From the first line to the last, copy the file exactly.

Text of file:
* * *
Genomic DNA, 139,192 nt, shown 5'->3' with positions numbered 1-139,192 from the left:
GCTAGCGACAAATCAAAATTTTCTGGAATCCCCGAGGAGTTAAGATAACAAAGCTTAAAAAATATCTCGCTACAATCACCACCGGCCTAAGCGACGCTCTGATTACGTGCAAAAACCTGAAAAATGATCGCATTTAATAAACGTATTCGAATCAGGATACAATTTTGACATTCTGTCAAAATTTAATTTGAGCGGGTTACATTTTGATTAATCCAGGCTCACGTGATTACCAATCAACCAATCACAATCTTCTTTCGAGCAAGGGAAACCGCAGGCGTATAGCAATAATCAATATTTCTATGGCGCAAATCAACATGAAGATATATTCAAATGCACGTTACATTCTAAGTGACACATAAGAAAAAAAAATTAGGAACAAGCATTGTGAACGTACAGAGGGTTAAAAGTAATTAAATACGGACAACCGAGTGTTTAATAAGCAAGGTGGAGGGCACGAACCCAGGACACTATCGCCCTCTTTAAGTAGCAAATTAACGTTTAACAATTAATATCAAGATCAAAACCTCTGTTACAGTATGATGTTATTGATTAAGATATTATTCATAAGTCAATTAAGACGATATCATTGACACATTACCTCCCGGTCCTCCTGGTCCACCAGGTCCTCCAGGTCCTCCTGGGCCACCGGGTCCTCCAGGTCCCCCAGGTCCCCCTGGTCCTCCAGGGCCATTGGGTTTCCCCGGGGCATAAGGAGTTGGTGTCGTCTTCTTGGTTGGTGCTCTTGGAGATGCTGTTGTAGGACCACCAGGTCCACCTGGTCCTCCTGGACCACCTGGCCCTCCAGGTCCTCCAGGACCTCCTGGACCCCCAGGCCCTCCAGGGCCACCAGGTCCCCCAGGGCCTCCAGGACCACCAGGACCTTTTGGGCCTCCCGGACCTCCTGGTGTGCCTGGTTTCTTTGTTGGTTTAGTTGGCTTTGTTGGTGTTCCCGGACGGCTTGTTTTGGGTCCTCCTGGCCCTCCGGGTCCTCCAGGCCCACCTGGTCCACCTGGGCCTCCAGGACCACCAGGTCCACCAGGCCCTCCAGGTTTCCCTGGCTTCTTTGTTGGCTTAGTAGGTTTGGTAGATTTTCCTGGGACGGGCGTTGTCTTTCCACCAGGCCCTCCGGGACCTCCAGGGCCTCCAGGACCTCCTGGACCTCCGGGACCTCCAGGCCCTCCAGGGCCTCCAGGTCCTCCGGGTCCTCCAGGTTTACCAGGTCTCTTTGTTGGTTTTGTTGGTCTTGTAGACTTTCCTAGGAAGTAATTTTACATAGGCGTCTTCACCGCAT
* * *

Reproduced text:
Genomic DNA, 139,192 nt, shown 5'->3' with positions numbered 1-139,192 from the left:
GCTAGCGACAAATCAAAATTTTCTGGAATCCCCGAGGAGTTAAGATAACAAAGCTTAAAAAATATCTCGCTACAATCACCACCGGCCTAAGCGACGCTCTGATTACGTGCAAAAACCTGAAAAATGATCGCATTTAATAAACGTATTCGAATCAGGATACAATTTTGACATTCTGTCAAAATTTAATTTGAGCGGGTTACATTTTGATTAATCCAGGCTCACGTGATTACCAATCAACCAATCACAATCTTCTTTCGAGCAAGGGAAACCGCAGGCGTATAGCAATAATCAATATTTCTATGGCGCAAATCAACATGAAGATATATTCAAATGCACGTTACATTCTAAGTGACACATAAGAAAAAAAAATTAGGAACAAGCATTGTGAACGTACAGAGGGTTAAAAGTAATTAAATACGGACAACCGAGTGTTTAATAAGCAAGGTGGAGGGCACGAACCCAGGACACTATCGCCCTCTTTAAGTAGCAAATTAACGTTTAACAATTAATATCAAGATCAAAACCTCTGTTACAGTATGATGTTATTGATTAAGATATTATTCATAAGTCAATTAAGACGATATCATTGACACATTACCTCCCGGTCCTCCTGGTCCACCAGGTCCTCCAGGTCCTCCTGGGCCACCGGGTCCTCCAGGTCCCCCAGGTCCCCCTGGTCCTCCAGGGCCATTGGGTTTCCCCGGGGCATAAGGAGTTGGTGTCGTCTTCTTGGTTGGTGCTCTTGGAGATGCTGTTGTAGGACCACCAGGTCCACCTGGTCCTCCTGGACCACCTGGCCCTCCAGGTCCTCCAGGACCTCCTGGACCCCCAGGCCCTCCAGGGCCACCAGGTCCCCCAGGGCCTCCAGGACCACCAGGACCTTTTGGGCCTCCCGGACCTCCTGGTGTGCCTGGTTTCTTTGTTGGTTTAGTTGGCTTTGTTGGTGTTCCCGGACGGCTTGTTTTGGGTCCTCCTGGCCCTCCGGGTCCTCCAGGCCCACCTGGTCCACCTGGGCCTCCAGGACCACCAGGTCCACCAGGCCCTCCAGGTTTCCCTGGCTTCTTTGTTGGCTTAGTAGGTTTGGTAGATTTTCCTGGGACGGGCGTTGTCTTTCCACCAGGCCCTCCGGGACCTCCAGGGCCTCCAGGACCTCCTGGACCTCCGGGACCTCCAGGCCCTCCAGGGCCTCCAGGTCCTCCGGGTCCTCCAGGTTTACCAGGTCTCTTTGTTGGTTTTGTTGGTCTTGTAGACTTTCCTAGGAAGTAATTTTACATAGGCGTCTTCACCGCAT